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Francis A. Kenny

Francis A. Kenny

Associate Newark, NJ973.877.3817 fkenny@litedepalma.comLegal Assistant: Carla DaSilva973.877.3831 cdasilva@litedepalma.com

Francis A. Kenny is a member of Lite DePalma Greenberg’s Newark-based litigation team, where he focuses on public entity representation, employment litigation, class actions and complex commercial litigation. Prior to joining Lite DePalma Greenberg, Francis served as a law clerk to the Honorable Carmen Messano in the Superior Court of New Jersey, Appellate Division.

FOR THE PROFESSION

While in law school, Francis served as a legal fellow for the Jersey City Department of Law, as a law clerk for the Hudson County Prosecutor’s Office and as a judicial intern for the Honorable Katharine S. Hayden in the U.S. District Court for the District of New Jersey. He was highly involved as a student advocate in the Seton Hall Civil Rights and Constitutional Law Clinic, where he represented clients in a federal class action lawsuit against the State of New Jersey.

Also in law school, Francis studied International Business Transactions and International Intellectual Property at the College of Law in London, England, while participating in New York Law School’s International Law Study Abroad Program.

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November 8, 2018
No Pain? No Gain. New Jersey Workers Are Entitled to Paid Sick Leave.
Americans overwhelmingly sympathize with workers who need to be able to take time off of work without penalty. States across the nation, including New Jersey, have started to implement comprehensive legislation aiming at providing paid sick leave to employees.

May 10, 2018
Thinking of filing an NJLAD claim against a bi-state agency? Think again.
The Third Circuit Court of Appeals has not yet addressed the question of whether a bi-state agency is subject to suit under the New Jersey Law Against Discrimination. However, despite some befuddlement by hopeful litigants, the lower federal courts and the New Jersey state courts have consistently held that the answer is a resounding "no".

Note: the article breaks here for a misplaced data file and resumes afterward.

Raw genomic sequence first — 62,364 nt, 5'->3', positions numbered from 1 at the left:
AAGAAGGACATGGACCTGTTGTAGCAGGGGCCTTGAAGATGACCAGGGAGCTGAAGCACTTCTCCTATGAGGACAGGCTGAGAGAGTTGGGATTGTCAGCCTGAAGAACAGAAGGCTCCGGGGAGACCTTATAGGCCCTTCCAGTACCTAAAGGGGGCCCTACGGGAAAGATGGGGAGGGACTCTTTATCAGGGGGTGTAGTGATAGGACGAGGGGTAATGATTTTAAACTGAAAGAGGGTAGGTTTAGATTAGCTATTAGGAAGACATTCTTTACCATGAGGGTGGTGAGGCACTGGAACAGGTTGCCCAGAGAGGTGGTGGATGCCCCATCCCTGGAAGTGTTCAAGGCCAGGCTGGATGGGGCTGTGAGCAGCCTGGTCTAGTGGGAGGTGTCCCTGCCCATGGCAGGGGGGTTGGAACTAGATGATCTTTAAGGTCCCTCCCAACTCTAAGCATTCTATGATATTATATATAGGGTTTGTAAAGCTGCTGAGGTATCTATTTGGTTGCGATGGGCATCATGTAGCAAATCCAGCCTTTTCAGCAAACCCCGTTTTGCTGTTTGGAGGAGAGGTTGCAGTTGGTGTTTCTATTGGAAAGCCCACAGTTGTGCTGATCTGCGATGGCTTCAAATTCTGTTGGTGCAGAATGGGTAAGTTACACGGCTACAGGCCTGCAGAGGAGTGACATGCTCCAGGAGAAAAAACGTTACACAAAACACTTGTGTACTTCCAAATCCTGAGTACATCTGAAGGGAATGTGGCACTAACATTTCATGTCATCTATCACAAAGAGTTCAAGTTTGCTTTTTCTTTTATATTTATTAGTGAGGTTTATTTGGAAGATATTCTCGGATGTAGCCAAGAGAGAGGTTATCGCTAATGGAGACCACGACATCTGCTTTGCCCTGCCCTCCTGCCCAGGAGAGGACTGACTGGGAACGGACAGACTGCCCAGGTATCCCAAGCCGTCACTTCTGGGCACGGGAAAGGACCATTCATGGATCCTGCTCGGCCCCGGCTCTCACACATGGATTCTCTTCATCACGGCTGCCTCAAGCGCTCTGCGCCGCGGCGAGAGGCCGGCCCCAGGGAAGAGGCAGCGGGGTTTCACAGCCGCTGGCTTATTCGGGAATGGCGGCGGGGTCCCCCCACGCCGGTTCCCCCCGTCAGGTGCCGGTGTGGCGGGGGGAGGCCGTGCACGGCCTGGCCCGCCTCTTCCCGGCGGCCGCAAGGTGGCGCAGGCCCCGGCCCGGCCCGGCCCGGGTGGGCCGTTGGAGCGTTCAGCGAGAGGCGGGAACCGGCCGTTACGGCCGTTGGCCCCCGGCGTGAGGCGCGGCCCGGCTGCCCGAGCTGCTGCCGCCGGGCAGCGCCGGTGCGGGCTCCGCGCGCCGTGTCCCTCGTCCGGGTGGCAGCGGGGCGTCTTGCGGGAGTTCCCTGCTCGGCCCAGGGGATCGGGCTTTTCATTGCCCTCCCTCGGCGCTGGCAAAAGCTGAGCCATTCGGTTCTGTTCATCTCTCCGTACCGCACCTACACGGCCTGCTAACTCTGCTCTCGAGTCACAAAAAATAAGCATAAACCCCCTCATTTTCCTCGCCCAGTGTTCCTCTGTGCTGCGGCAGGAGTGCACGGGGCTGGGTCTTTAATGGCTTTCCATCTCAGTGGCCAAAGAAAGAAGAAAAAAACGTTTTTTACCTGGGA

January 18, 2018
Gov. Murphy to Continue Criminal Justice Reform Efforts
Over the last two decades, New Jersey has become a trailblazer in criminal justice reform. New Jersey's prison population has been reduced by a staggering 26 percent since 2000, and crime has fallen by 30 percent. Not only has the state reduced its prison population, its recidivism rate is also lower than the national average – 31 percent in the state, compared with 40 percent nationally. For some time, criminal justice reform has been considered a noble bi-partisan cause in New Jersey political circles, and many governors and legislators, both Democrat and Republican alike, can take credit for the change.

September 21, 2017
The Unfortunate Truth in Establishing a Hostile Work Environment Claim
Have you "heard through the grapevine" that a co-worker has been making racist remarks about you? If your answer to this question is a resounding "yes," then you likely believe you have a valid racial discrimination lawsuit against your co-worker and employer. Not so fast.

February 16, 2017
Offer of Judgment: "An offer you CAN refuse"
Virtually everybody agrees that litigation costs have skyrocketed over the years. Often the fees at issue dwarf the underlying damages alleged in the case. As a result of this trend, New Jersey's Offer of Judgment Rule was developed with the primary goal of encouraging, promoting and stimulating the early settlement of disputes by imposing drastic consequences on parties that fail to accept reasonable offers to settle. R. 4:58.

November 3, 2016
A Millennial's Voting Nightmare: No Selfies in the Voting Booth
With only a few days left in the 2016 presidential race, the bitter war between candidates is coming to an abrupt end. Behind the scenes, however, there is another battle brewing in federal courtrooms and state legislative chambers across the United States regarding the constitutionality of state laws banning the taking of selfies in voting booths. In the last decade, social media has become an integral part of our lives, and the so called "ballot selfie" question has become an increasingly popular topic in the law.